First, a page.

I’ve commuted to work twice now with Dionysus, on Friday and again today. I had a couple of issues Friday morning. First, I hadn’t tightened up the seatpost properly after adjusting the brakes, and the saddle kept sliding down. I ended up feeling like I was pedaling with my knees up about my ears. But I finally got that sorted out.
The second issue was the derailleur needing extra coaxing on the upshifts, and on a particular gear being very noisy and occasionally jumping to another gear. I realized that when I’d reseated the wheel, I’d changed the relationship between the cogs and the derailleur. I checked it after getting to the office: the high and low limits were fine, but the B adjuster — the gap between the largest cog and the top jockey pulley — had increased. And it turns out this derailleur is very sensitive to this adjustment. With that out of the way, the ride home Friday evening was pure pleasure.
This morning everything went well (apart from the traffic, which was heavy and held up by construction in various places). The derailleur worked exceptionally. The thumb shifter makes quite a loud clicking sound, but that’s OK. The larger gap between gears (compared to Kuroko’s 2X set-up) is noticeable, but not objectionable on my basically flat commute. The lack of cleats means I don’t have to worry about clipping and unclipping. But the trade-off for this is totally uncontrolled foot placement, and at times I found my right heal striking the chainstay (which has a chain protector on it, so no harm). I have to point my toes in a bit, and it sometimes takes a try or three to get the placement right.
I had extra time when I neared the office, so I decided to ride downhill into Nikotama and then back up the hill to office. In doing so I ran the full range of gears. On the downhill I worked up into the smallest cog and topped out at 45km/h (while probably spinning in the 120-150rpm range). On the way back uphill I shifted down into the largest cog and maintained 9-10km/h while still spinning at my usual rate of about 90rpm. I’m guessing that I can go as low as about 6km/h if I drop to 50-60rpm, but that’s really grinding for me.
Meanwhile, the light wheels and 28mm tires mean Dionysus accelearates quickly and climbs well, compared to Kuroko. On the other hand, the tires transmit every bump and ripple of the pavement — even paint stripes. By contrast, Kuroko’s high-volume tires (at half the pressure) soak up the minor irregularities and make for a much more comfortable ride for the long haul. One thing I learned on the way home this evening is that I have to watch out for drain grates in the gutters with Dionysus, while Kuroko rolls over these with aplomb. There’s no danger of the wheel going into the grate on Dionysus, but the experience is a lot more unsettling and potentially could result in an unscheduled “gravity check.”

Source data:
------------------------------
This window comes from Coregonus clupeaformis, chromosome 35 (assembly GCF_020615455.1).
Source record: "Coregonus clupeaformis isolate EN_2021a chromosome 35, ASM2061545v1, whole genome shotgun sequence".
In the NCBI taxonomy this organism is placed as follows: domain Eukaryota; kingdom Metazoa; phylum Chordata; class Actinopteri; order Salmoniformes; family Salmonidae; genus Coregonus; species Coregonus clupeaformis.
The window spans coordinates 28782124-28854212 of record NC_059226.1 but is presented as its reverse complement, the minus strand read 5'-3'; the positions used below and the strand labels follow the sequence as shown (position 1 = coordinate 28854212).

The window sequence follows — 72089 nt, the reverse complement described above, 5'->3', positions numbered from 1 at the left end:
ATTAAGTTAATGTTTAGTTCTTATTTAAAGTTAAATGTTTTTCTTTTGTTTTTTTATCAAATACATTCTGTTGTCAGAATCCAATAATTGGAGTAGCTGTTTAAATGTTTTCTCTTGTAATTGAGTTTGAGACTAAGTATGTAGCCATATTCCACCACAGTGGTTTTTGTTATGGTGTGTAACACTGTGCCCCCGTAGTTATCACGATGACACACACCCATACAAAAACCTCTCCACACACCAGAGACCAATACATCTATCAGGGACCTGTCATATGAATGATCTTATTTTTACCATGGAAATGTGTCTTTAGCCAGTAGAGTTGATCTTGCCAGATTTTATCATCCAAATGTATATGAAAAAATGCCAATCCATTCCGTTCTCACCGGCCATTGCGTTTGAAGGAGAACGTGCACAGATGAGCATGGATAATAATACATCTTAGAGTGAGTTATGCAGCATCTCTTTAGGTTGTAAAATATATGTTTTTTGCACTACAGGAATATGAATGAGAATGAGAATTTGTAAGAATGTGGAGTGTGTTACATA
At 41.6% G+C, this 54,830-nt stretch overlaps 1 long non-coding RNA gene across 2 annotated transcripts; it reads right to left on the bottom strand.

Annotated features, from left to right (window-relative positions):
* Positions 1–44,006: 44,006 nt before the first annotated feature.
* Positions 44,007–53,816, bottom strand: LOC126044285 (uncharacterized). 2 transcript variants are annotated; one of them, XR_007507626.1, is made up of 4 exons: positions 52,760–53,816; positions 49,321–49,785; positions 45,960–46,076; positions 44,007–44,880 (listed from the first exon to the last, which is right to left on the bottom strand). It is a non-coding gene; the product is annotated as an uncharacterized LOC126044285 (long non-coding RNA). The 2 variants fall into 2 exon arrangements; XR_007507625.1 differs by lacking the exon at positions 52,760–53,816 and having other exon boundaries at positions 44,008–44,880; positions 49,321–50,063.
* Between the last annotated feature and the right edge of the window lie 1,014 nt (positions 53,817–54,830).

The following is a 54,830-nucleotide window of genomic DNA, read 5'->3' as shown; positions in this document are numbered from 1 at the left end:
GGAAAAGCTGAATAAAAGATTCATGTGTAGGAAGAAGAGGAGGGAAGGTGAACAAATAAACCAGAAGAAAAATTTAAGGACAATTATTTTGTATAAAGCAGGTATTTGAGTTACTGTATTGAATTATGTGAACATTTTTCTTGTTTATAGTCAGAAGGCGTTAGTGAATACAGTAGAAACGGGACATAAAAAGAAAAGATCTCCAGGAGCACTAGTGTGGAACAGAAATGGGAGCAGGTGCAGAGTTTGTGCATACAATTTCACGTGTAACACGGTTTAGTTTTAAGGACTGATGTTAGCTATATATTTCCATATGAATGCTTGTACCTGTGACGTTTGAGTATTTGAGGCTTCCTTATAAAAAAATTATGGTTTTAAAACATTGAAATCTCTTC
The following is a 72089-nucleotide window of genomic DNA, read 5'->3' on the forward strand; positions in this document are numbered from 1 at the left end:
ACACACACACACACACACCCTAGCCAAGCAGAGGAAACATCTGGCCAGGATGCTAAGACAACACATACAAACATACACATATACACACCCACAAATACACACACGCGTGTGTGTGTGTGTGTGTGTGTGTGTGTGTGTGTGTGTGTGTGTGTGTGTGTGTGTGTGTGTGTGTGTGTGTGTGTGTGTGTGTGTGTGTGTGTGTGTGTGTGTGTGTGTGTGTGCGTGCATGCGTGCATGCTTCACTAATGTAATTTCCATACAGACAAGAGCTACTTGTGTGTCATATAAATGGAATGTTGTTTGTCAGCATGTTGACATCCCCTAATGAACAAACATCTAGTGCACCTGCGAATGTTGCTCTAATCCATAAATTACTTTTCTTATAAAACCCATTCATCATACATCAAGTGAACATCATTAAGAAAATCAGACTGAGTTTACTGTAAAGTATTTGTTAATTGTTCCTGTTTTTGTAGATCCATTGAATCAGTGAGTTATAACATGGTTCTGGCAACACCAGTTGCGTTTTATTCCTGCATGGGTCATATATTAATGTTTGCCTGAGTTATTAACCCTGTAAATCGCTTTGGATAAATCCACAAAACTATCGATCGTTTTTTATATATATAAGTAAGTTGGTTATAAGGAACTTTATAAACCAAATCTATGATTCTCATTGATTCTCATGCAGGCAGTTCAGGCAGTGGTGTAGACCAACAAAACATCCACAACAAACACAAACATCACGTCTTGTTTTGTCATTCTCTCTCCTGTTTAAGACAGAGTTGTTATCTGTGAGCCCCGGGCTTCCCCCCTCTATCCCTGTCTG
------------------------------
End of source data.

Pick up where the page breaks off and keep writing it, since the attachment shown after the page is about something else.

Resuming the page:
Overall I’m extremely pleased with how Dionysus has turned out, and the experiment with 1X gearing is a success overall. Very suited to commuting, so I only have one shifter to work with and don’t have to think about what gear I’m in at any given moment. But not the best solution for all-day tours where the closer spacing of a good 2X set-up results in finer control.
Everything is not quite perfect yet. The brakes are still a bit soft, especially in the rear. The tension is good following the adjustment, but the stopping power could be improved. The problem is with the smaller wheels — the brake pads are at the lower end of the V-brakes, giving the smallest leverage advantage. They just don’t have a lot of travel at this location. In order to get the best braking advantage, I’m going to have to adjust them very close to the rims, which means the rims will have to be perfectly true and centered. (They’re damn good as it is — we’re talking about sub-millimeter improvement.) I also need to check if I’ve got extra play in the rear brake cable following the new cut during the recent adjustment. The alternative would be to find V-brakes with shorter arms, meaning the same pull on the levers would result in a greater displacement of the pads. Which is a very geeky bike thing that I wasn’t aware of until well after I’d bought the brakes. Shimano doesn’t offer any but Tektro has some options. Alternatively, I could go to a nice pair of Tektro cantilever brakes, if they are available.